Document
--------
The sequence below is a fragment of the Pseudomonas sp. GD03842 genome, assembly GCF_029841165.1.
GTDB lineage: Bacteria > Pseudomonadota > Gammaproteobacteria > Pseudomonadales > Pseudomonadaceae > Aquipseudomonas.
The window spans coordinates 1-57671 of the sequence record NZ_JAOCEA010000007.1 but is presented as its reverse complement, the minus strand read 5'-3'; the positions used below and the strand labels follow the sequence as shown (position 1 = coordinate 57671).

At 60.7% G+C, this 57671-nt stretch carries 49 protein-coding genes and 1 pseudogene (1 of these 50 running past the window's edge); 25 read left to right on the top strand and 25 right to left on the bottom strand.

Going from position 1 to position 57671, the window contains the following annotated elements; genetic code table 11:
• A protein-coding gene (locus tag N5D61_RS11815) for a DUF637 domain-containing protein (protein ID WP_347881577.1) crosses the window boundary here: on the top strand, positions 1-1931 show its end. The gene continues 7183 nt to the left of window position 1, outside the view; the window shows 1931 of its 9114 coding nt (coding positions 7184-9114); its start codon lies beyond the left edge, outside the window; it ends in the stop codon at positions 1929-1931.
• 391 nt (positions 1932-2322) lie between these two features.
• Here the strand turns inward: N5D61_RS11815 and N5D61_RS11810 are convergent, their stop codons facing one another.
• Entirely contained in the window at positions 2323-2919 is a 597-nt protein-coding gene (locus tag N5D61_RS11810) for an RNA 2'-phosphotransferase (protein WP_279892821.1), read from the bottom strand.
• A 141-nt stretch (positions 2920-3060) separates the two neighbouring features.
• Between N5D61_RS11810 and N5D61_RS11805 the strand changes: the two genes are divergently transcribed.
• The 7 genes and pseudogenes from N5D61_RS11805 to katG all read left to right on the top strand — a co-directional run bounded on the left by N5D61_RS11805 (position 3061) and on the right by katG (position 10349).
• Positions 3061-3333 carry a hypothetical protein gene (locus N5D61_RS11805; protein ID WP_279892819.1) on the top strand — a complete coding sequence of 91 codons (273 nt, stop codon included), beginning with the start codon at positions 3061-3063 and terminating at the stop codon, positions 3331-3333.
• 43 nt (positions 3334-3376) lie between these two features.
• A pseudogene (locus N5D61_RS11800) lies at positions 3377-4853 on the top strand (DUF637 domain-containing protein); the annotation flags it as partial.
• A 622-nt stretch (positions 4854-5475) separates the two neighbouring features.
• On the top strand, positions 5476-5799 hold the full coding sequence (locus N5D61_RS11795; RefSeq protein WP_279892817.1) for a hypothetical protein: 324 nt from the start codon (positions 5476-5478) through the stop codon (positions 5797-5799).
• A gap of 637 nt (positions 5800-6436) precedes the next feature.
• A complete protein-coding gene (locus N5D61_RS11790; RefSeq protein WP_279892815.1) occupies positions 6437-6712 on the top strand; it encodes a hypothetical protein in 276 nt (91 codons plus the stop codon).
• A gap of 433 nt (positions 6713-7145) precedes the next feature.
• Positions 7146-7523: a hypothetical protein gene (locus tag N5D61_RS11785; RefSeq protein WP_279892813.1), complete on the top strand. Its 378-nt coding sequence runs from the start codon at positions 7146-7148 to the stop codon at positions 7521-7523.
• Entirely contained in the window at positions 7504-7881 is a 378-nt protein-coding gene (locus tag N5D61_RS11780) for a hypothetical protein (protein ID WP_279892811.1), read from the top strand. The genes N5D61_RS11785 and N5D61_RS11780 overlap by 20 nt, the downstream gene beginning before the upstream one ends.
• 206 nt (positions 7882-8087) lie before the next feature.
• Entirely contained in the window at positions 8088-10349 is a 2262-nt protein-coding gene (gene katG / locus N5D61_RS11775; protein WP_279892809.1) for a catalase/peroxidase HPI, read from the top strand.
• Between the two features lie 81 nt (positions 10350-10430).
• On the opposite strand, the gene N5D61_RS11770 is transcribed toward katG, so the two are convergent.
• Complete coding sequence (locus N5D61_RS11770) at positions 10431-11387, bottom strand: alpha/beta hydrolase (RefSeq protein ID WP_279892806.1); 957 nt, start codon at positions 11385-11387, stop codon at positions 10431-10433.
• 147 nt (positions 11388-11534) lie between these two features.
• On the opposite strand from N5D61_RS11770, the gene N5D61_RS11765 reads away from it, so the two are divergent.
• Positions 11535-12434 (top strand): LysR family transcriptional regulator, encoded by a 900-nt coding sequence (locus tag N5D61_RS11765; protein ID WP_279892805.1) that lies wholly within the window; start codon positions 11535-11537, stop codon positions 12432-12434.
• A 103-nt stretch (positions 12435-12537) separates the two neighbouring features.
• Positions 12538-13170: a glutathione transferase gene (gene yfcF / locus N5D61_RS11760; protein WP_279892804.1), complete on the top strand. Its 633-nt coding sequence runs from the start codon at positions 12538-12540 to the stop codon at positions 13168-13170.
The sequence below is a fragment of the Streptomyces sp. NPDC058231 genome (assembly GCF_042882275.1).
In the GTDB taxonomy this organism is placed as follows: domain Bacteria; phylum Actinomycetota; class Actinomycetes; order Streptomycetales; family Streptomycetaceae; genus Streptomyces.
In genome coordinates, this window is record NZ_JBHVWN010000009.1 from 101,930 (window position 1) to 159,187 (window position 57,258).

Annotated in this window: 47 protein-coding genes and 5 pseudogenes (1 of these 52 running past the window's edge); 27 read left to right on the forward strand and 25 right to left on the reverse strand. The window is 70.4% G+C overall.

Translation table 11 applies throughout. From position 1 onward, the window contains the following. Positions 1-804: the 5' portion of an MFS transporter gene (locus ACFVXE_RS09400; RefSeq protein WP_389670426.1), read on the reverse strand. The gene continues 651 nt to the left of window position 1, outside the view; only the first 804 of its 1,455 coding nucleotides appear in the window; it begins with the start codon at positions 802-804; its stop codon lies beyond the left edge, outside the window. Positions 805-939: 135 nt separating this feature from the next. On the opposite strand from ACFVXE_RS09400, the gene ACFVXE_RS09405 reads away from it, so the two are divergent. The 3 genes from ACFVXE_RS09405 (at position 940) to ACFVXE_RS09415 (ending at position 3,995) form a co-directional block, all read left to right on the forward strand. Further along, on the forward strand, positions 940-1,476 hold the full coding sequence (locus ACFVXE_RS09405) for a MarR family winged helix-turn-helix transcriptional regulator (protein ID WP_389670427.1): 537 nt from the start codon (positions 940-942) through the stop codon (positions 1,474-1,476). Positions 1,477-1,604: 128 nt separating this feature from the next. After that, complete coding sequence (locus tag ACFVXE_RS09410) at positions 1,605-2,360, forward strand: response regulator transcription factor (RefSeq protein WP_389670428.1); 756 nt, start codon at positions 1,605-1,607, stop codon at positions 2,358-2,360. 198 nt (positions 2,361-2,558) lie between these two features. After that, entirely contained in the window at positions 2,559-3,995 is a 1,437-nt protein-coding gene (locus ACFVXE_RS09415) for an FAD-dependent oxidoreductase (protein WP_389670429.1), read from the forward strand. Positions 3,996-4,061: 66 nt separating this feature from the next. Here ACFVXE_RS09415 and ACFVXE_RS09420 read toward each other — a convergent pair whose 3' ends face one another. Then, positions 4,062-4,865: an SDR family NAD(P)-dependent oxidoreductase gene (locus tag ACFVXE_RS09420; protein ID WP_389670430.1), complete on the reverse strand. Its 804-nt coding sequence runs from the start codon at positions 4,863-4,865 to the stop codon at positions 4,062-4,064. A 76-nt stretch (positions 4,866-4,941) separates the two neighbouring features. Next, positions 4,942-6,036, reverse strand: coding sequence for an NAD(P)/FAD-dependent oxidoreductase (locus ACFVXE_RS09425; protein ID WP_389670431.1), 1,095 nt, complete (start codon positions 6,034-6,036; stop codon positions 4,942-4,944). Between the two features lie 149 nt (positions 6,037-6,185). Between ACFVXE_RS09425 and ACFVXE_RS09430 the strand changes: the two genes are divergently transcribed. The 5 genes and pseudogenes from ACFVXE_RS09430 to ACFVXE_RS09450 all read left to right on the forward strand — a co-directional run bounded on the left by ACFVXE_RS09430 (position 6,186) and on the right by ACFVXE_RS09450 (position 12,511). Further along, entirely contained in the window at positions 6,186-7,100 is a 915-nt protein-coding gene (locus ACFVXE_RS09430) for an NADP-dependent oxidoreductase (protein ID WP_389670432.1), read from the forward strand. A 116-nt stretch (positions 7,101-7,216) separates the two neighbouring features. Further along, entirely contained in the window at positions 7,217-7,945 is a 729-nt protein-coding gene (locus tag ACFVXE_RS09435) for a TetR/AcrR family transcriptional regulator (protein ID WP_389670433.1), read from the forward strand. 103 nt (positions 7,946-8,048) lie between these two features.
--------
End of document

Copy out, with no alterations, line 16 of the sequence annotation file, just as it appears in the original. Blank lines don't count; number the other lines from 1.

• A 622-nt stretch (positions 4854-5475) separates the two neighbouring features.